Thursday, April 14, 2011

Municipal Bonds

Municipal bond prices have been weaker over the past several months due to ongoing negative media attention given to the potential for rising defaults.  Investor nervousness about the potential for more defaults has led to redemptions from municipal bond funds, and selling of individual bonds.   

We believe many of the media reports and negative commentaries have greatly exaggerated the potential default risks.  Yes, careful credit evaluation is more important than ever and challenges do exist in many states (California and Illinois) and cities (Vallejo, CA and Harrisburg, PA).  However, in our opinion these examples represent localized problems, not systemic risks that will lead to wide-spread defaults across the entire municipal market.

Municipal bonds comprise a nearly $3 trillion market, which is made up of thousands of issuers in hundreds of healthy sub-markets.  Most municipal debt is structured to be as immune as possible from economic swings, and many issuers have set aside rainy day funds to help them weather difficult economic cycles.  On average, municipal debt service represents less than 10% of most state budgets.  In the case of general obligation bonds, payments of interest and principal are backed by the full faith and credit (i.e. taxing power) of the issuer.  It should also be noted that State governments cannot file for bankruptcy, cease to exist, reorganize, or be liquidated like a corporation.  State governments have a requirement to balance their budgets each year.  If budget shortfalls occur, then debt service payments carry a higher priority than other expenditures.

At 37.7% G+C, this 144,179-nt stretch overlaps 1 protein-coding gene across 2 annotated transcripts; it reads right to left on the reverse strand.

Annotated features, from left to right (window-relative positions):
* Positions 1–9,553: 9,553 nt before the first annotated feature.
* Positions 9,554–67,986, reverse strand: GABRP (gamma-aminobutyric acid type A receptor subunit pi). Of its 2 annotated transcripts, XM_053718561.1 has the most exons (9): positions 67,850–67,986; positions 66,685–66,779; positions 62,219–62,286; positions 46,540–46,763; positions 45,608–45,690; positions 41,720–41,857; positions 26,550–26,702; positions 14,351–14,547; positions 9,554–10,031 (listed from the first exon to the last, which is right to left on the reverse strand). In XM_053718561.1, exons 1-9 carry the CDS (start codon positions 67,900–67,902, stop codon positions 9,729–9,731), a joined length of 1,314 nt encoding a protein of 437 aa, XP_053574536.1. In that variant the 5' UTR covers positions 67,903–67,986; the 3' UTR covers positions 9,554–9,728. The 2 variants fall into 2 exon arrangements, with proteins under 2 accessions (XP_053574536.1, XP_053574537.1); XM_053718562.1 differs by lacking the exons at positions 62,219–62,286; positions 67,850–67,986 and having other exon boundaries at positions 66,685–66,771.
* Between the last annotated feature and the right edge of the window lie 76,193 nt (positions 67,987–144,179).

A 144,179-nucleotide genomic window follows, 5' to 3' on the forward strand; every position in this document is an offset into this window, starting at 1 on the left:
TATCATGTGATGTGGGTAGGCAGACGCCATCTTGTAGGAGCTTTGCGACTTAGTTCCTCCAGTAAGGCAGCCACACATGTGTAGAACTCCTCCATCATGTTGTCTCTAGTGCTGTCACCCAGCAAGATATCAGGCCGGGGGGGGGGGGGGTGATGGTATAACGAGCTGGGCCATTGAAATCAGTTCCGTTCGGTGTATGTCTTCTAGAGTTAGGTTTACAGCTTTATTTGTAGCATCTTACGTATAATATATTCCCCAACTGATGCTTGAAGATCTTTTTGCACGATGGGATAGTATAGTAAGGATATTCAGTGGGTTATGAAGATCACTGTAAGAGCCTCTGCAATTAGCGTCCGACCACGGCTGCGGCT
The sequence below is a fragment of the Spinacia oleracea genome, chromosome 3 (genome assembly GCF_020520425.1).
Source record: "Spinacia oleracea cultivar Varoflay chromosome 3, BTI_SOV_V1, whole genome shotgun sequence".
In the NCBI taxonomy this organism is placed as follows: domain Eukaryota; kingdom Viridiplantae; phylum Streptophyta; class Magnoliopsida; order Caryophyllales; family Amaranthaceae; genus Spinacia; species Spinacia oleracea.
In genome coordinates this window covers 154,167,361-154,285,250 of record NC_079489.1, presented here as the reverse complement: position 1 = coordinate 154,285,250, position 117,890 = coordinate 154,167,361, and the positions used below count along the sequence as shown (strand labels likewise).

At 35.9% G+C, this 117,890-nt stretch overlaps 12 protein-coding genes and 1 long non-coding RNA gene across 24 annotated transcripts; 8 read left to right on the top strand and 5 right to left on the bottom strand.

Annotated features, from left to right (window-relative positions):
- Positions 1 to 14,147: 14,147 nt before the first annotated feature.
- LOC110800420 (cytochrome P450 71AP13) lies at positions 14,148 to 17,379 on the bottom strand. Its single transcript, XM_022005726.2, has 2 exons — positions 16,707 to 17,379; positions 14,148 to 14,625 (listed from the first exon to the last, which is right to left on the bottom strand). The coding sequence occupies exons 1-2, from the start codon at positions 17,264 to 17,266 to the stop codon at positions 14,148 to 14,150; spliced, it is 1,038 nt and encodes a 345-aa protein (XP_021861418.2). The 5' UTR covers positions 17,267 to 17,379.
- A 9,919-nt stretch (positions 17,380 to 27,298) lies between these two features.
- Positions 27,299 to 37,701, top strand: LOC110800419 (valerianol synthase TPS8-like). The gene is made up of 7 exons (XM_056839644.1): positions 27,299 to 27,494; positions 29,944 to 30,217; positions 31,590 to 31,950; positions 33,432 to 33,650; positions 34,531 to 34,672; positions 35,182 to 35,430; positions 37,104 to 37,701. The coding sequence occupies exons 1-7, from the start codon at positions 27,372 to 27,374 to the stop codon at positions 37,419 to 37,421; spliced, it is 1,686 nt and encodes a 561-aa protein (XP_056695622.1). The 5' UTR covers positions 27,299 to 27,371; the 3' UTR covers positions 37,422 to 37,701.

In our opinion the market is pricing in a higher level of defaults than will actually occur.  The recent rise in municipal bond interest rates and subsequent decline in their prices has created an opportunity for fixed income investors to buy quality securities at cheaper prices, especially for those in higher income tax brackets.